Infections with pigeon circovirus (PiCV) occur in young racing pigeons and pigeons raised for meat production and have been reported worldwide, but relatively little is known about the disease induced by ... [more ▼]

Infections with pigeon circovirus (PiCV) occur in young racing pigeons and pigeons raised for meat production and have been reported worldwide, but relatively little is known about the disease induced by PiCV infection. The aim of this study was to investigate how PiCV is transmitted. Using a sensitive polymerase chain reaction (PCR) test, the presence of PiCV was investigated in a wide range of samples from adult pigeons, embryos, breeders and young birds, which were derived from a racing loft that had a clinical history of ‘‘young pigeon sickness’’ and in which PiCV had been previously been diagnosed. Using PCR, PiCV DNA was detected in tissues of 13/20 apparently healthy older birds, aged from 1 to 9 years. Viral DNA was most commonly detected in the respiratory organs, including the trachea, pharynx and lung, followed by tissues such as the spleen, kidney and liver. It was also detected in the ovary and/or testes of some birds. This finding, and the detection of viral DNA in tissues from 8/22 embryos, suggested that PiCV may be vertically transmitted. Testing of pharyngeal and cloacal swabs, and blood samples, collected immediately before the death of the adult pigeons, failed to detect all birds found to be infected at necropsy, suggesting that testing of potential breeding birds would not enable exclusion of infected birds from breeding programmes. Additional PCR testing of cloacal swab samples obtained sequentially from 19 young pigeons showed that while four were excreting virus when 15 days old, only one bird was excreting at the time of weaning (28 days old). The detection of viral DNA in cloacal swab samples from 15.8% of the birds when 37 days old and 100% of birds when 51 days old suggested that most young pigeons probably became infected in the rearing loft. [less ▲]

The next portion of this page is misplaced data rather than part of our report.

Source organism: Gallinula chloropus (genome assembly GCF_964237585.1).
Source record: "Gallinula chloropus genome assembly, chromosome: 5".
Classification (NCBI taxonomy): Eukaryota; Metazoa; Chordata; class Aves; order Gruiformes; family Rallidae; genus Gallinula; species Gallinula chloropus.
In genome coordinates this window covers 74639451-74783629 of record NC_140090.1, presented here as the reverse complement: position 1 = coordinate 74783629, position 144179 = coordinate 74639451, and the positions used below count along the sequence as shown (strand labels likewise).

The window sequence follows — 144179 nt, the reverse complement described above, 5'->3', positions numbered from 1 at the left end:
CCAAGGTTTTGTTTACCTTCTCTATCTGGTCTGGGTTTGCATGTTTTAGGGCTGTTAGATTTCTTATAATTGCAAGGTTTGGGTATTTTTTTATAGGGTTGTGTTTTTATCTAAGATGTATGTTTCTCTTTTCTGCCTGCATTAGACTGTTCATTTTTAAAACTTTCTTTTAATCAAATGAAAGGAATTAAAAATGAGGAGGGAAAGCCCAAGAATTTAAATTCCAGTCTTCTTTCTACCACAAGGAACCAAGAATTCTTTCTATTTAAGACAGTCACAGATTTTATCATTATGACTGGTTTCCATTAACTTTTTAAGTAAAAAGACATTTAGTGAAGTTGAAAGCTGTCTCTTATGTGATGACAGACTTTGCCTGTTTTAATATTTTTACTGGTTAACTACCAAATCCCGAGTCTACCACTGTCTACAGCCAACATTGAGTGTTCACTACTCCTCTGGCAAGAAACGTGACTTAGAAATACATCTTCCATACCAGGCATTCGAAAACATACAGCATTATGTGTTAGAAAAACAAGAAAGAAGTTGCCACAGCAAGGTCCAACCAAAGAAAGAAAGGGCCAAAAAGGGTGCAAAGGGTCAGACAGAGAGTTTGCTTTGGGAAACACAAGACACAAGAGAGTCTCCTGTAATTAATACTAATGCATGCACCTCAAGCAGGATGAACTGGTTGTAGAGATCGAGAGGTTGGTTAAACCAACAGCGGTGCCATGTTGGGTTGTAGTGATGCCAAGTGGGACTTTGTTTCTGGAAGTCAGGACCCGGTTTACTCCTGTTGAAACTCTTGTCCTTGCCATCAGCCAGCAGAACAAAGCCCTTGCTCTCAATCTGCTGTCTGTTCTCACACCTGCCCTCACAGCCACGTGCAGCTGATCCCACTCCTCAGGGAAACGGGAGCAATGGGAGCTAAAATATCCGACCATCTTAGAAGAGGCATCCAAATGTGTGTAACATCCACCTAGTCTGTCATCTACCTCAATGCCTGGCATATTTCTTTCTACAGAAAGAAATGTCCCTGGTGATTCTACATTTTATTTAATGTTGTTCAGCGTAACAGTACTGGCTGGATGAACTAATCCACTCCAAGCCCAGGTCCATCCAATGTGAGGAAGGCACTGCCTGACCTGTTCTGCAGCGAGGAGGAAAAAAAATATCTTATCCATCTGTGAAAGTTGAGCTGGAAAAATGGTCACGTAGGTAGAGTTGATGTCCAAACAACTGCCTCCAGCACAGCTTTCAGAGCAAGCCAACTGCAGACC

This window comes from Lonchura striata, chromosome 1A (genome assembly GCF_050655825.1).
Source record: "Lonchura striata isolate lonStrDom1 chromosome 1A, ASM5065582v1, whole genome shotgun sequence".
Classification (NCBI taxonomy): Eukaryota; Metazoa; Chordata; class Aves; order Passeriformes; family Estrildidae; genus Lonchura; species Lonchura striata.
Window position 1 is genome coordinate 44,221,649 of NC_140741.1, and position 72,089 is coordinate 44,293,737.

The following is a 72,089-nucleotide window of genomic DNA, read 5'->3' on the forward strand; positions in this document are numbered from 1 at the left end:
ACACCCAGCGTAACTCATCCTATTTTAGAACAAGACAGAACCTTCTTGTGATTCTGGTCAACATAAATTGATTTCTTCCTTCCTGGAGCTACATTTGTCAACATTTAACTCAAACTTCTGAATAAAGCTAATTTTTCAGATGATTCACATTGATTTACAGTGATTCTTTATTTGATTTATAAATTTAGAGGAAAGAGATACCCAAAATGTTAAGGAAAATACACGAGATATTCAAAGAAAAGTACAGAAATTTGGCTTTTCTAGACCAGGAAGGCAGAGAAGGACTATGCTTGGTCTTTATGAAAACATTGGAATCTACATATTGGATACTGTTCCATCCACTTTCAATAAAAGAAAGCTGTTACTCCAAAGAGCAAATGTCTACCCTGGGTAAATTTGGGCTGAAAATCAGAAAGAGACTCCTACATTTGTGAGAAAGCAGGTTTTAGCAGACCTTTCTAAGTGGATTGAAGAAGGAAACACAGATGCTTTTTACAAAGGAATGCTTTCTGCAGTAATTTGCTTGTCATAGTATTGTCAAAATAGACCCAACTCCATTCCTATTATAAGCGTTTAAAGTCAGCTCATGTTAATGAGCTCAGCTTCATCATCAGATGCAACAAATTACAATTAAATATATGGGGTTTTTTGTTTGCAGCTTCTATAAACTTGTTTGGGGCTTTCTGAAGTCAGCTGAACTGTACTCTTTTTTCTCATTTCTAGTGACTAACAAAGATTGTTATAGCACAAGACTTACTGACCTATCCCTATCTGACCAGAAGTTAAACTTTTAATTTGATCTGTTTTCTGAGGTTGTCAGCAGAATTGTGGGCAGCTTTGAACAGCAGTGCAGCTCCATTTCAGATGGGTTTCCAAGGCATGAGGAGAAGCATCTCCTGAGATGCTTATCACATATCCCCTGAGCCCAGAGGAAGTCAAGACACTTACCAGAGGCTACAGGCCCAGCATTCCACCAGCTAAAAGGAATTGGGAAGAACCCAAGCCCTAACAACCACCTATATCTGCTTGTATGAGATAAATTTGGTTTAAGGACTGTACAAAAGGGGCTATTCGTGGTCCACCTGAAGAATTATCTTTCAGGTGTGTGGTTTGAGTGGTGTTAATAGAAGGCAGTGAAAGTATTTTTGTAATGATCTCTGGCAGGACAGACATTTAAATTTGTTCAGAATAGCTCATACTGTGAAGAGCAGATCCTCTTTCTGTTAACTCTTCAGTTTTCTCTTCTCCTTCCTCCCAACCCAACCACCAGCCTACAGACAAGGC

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See detailNew data on the transmission of pigeon circovirus
Duchatel, Jean-Pierre ULg; Todd, Danny; Curry, J. et al

in Veterinary Record : Journal of the British Veterinary Association (2005), 157

Nineteen racing pigeons aged from one to five years were examined postmortem. PCR tests showed that the spleens of 16 of them were positive for pigeon circovirus, the livers of six were positive, and ... [more ▼]

Nineteen racing pigeons aged from one to five years were examined postmortem. PCR tests showed that the spleens of 16 of them were positive for pigeon circovirus, the livers of six were positive, and blood from one of them was positive for the virus. Five of 44 embryos in embryonated eggs collected from three lofts were positive by PCR, but swabs taken from the crops of 64 adult birds which were feeding one- to 10-day-old squabs in these three lofts were negative for the viral DNA. [less ▲]

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See detailAdenovirus infections in pigeons
Duchatel, Jean-Pierre ULg; Marlier, Didier ULg; Jauniaux, Thierry ULg et al

in Annales de Médecine Vétérinaire (2000), 144(1), 13-17

This paper describes the different clinical aspects of the adenovirus infections in pigeons. Etiology, epidemiology, pathogenesis, diagnosis and treatment are discussed. The two specific clinical ... [more ▼]

This paper describes the different clinical aspects of the adenovirus infections in pigeons. Etiology, epidemiology, pathogenesis, diagnosis and treatment are discussed. The two specific clinical syndromes of pigeons are mainly described: classical adenovirus and necrotizing-hepatitis. [less ▲]